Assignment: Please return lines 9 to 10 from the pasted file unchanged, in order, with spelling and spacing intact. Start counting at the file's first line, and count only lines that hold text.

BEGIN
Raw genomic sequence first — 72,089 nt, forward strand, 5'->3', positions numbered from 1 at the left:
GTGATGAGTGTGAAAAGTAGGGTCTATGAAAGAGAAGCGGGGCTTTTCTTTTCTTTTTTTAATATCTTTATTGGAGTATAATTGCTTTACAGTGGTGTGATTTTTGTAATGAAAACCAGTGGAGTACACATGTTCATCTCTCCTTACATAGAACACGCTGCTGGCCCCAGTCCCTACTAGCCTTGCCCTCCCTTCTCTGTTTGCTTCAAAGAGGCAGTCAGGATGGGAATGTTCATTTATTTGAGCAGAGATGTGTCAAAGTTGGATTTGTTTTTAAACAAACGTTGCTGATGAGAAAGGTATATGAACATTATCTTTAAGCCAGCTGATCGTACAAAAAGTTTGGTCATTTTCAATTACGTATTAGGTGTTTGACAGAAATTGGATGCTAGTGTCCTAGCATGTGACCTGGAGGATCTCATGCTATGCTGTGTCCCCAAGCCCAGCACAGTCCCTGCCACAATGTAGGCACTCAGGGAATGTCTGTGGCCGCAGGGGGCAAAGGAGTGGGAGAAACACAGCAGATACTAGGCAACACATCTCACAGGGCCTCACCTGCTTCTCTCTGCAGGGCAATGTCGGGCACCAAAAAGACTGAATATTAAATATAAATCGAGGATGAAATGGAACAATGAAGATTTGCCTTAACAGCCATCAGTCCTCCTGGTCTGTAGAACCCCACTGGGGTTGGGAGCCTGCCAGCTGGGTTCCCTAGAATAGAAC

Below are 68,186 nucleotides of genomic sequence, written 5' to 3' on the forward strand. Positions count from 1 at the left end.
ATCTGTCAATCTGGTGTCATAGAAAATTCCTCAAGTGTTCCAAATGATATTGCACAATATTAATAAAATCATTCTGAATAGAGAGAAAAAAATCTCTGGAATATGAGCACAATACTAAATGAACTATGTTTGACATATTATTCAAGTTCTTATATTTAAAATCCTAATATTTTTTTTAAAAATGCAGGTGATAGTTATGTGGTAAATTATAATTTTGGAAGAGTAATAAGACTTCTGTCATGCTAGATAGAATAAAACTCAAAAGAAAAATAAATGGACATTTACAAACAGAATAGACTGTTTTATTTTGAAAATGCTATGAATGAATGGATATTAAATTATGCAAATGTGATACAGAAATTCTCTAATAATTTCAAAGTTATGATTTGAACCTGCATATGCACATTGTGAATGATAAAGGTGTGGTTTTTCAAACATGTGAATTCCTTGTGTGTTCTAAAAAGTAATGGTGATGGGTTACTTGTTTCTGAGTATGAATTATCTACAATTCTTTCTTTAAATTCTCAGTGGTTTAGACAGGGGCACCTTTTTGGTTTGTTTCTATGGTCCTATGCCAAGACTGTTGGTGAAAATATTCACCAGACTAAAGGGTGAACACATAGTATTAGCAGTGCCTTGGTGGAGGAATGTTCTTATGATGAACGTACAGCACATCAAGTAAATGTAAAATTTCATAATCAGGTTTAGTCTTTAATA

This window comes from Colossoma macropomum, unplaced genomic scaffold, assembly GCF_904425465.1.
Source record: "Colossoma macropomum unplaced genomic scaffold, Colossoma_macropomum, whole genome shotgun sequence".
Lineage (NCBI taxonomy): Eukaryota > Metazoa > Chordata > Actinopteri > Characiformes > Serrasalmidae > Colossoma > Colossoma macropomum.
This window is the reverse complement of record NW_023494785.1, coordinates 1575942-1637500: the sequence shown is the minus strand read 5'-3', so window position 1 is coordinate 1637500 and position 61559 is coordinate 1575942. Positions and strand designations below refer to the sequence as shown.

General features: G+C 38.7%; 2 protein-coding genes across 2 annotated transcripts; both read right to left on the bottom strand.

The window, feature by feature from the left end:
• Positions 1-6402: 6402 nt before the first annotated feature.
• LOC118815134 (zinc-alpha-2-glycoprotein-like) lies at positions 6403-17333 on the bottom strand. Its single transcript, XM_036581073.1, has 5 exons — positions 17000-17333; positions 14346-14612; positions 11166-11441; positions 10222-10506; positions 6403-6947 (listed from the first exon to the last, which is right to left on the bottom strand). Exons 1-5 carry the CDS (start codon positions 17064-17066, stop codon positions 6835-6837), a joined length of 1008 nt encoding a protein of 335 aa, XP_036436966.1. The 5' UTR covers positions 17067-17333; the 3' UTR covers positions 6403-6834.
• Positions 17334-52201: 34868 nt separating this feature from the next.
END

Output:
General features: G+C 38.7%; 2 protein-coding genes across 2 annotated transcripts; both read right to left on the bottom strand.

The window, feature by feature from the left end: